Kangaroo Rats, Coyotes, Tule Elk, Pronghorn, Roadrunner
Soil is highly alkaline to alkaline (pH 7.2-9), poor drainage (because of the sodium, up to 10,000 ppm and calcium, up to 10,000 ppm) This community is under siege by Bromus species. When Bromus (small weedy foxtail type grasses) invades the site is much more fire prone. 5000-10000 acre fires burn in an area that used to never see fire. Fire favors more Bromus.The shadscale scrub plant community historically ran along the west side of the San Joaquin Valley down to Maricopa and across to the north side of Cuyama. In the deserts of California many of the areas are too dry for Big Basin sagebrush (Artemisia tridentata) and too cold or alkaline for creosote bush (Larrea tridentata) and you get sagebrush scrub without the sagebrush, just flavors of shadscale (Atriplex spp.). This plant community exists in many areas of the “badlands” of the southwestern deserts. If your city has shadscale (Atriplex spp.) around it your soil is alkaline. Areas like Boron, and Barstow are a patchwork of creosote bush scrub and shadscale scrub plant communities. Only your soil pH will know, about 7.8 and above is shadscale scrub, 7 and below is creosote bush scrub, and in the middle some of each.
I've included an extinct plant community that used to be southeast of Bakersfield. "Acre after acre of Opuntia treleasei may be seen out of Bakersfield only fifteen miles out on the old Tehachapi road. In flower in late spring it is a sight worth traveling a hundred miles to see. The flowers are an orchid or pink color, large, with many petals, and are numerous on the plants that cover the ground almost solidly” (E.M. Baxter, in California Cactus, 1935). Pictures show miles of cactus and wildflowers. The plant community would be very similar to the shadscale scrub in structure but the dominant evergreen (or evergray) plants are cactus (Opuntia spp.) instead of shadscale (Atriplex spp.). Baxter's picture in 1935 is significant because it shows alien, annual grasses present (brought in by grazing animals) and may be one of the last pictures of the plant community before it was destroyed (probably by a combination of burning and grazing).In the Carrizo Plains most of the Shadscale Scrub plant community was replaced in the late 1800's with barley and wheat.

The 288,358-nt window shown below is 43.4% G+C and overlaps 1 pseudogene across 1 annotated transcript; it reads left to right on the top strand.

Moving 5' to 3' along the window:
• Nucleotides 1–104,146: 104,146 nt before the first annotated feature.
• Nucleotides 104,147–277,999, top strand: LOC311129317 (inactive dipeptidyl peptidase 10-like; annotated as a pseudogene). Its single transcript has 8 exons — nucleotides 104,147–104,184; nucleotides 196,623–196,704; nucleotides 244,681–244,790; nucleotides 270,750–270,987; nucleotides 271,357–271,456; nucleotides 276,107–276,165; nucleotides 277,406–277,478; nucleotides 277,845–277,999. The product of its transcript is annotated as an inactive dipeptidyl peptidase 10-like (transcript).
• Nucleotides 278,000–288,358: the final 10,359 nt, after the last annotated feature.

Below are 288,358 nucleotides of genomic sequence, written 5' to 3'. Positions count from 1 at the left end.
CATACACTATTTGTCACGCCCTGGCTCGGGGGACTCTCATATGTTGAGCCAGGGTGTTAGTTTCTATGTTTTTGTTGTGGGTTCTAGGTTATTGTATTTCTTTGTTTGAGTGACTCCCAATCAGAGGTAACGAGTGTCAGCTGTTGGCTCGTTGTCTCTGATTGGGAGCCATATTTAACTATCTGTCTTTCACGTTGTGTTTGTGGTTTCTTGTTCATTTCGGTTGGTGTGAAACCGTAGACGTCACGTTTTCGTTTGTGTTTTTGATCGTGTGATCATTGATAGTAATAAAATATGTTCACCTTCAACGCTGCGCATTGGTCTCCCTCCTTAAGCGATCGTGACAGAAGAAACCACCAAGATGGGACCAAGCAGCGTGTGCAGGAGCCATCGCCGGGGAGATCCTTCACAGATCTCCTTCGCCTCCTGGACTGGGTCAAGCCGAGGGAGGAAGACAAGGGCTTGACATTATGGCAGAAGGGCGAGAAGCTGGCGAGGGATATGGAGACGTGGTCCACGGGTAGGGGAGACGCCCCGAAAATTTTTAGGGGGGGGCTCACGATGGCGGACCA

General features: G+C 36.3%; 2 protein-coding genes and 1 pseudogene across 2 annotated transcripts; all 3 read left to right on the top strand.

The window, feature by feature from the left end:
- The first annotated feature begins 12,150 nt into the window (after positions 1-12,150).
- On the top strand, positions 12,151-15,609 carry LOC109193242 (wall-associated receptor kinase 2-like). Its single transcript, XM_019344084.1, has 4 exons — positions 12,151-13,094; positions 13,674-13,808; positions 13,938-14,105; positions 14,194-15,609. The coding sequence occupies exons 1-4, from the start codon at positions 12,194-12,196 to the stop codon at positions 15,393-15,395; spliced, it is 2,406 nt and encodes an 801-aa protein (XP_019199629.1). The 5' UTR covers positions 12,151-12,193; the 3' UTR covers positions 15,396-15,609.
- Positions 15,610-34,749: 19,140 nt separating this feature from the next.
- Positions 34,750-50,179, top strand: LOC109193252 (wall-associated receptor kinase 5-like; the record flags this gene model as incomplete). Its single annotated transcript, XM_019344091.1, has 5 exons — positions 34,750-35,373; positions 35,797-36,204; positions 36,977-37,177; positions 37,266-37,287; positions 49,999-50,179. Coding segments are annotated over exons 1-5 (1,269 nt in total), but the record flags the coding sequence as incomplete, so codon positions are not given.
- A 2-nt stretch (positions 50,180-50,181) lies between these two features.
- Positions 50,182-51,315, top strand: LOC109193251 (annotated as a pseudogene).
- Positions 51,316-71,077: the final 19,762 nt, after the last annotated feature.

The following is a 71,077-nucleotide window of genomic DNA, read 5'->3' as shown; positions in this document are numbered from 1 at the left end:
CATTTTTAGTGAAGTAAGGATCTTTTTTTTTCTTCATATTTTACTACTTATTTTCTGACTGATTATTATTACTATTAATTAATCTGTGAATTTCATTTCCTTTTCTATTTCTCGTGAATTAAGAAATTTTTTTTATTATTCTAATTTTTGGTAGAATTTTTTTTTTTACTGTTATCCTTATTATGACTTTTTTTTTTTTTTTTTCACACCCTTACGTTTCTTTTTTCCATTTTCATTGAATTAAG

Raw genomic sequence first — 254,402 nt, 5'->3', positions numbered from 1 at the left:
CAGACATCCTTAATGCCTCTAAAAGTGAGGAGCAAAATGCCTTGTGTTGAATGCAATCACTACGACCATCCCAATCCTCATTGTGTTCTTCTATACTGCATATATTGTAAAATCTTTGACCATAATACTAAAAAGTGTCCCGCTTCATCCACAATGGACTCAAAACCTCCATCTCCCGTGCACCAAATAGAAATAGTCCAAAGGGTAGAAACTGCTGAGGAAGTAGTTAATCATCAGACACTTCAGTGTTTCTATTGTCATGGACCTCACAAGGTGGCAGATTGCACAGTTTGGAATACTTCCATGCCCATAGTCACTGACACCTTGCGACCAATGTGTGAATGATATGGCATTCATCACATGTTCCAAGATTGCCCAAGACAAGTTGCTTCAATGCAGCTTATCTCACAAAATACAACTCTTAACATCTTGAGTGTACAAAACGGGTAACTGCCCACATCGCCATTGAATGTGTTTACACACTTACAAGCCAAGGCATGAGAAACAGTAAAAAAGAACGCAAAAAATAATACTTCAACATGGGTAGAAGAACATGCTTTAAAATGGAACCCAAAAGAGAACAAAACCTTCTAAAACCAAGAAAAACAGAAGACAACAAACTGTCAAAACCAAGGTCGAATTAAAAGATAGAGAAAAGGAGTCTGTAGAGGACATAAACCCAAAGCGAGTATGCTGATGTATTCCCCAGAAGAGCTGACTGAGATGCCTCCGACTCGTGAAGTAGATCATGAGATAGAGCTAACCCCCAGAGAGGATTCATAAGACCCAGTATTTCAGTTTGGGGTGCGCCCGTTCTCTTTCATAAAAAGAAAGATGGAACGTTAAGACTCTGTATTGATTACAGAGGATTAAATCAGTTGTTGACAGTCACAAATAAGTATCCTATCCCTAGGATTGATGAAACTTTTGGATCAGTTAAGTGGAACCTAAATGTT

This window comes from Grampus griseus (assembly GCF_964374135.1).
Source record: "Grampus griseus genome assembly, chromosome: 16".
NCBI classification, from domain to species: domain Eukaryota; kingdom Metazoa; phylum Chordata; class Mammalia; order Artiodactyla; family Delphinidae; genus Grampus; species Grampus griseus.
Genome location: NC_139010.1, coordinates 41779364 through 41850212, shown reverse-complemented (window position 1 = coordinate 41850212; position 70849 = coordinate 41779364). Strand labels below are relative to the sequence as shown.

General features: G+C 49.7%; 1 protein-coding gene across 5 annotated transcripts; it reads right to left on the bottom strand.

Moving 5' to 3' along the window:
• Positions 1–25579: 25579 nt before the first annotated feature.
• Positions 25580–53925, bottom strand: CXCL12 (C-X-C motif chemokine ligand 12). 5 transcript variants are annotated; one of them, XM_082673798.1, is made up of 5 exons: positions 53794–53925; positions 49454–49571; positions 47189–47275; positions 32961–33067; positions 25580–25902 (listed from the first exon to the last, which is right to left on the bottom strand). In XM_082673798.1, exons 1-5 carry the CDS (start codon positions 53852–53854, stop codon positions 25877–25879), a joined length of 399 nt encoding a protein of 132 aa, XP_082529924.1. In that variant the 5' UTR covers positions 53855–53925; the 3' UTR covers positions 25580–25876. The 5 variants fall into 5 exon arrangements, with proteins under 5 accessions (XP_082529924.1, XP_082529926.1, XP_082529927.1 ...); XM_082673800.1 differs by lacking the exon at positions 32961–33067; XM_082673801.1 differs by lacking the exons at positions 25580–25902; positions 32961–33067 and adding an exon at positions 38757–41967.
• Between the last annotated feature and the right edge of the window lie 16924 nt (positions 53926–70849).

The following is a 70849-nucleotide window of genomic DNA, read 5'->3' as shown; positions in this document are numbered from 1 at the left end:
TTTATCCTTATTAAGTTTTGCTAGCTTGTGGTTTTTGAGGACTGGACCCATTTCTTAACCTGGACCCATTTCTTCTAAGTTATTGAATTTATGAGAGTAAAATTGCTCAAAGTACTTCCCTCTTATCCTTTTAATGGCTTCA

Carrizo Plains is inhabited by plants of the Shadscale Scrub plant community, with Pinyon Juniper Woodland (the Pinyon Pine trees are gone, either were never there or were removed) on the west edge of the plains, the Alkali Sink plants growing along the flat plain adjacent to and slightly above the high-water mark of Soda Lake and the the Inland Saltmarsh plants growing along the actual lake edges. bv
The Shadscale Scrub plant community is being converted into farming or converted into a weedy stubble of a pasture by the spread of Brome Grass (Bromus spp.) and other weedy grasses. In areas like Avenal, Lost Hills, Mckittrick and Taft the whole plant community is being overrun by Brome Grass. This small foxtail -type grass is spread by grazing and man's activities. The normal Shadscale Scrub plant community is not very adapted to fire. Fires cannot normally spread in this plant community because there are no flashy fuels to carry the fire and the Atriplex spp. (Shadscale) burns poorly (the leaves are full of salty water) . Add alien, annual grasses and the Shadscale Scrub plant community will burn, as in the picture above of a recently burned Shadscale Scrub, near Buttonwillow, California. The whole plant community is usually replaced after the first fire, by annual alien grasses and broad-leafed weeds. What is left in many places is a one- inch- high annual grassland that supports almost nothing, as in this picture below from north of Coalinga, California.
Ecologists (or people that call themselves that) wander in from other areas and think this annualized grassland should be there. Nope. This plant community used to be Shadscale Scrub, that is, Shadscale bushes (Atriplex spp.) mixed with annual and perennial wildflowers, annual and perennial buckwheats (AND a little, itty, bitty bit, mostly less than 1% but in a few places approaching 10%, of native perennial grass!)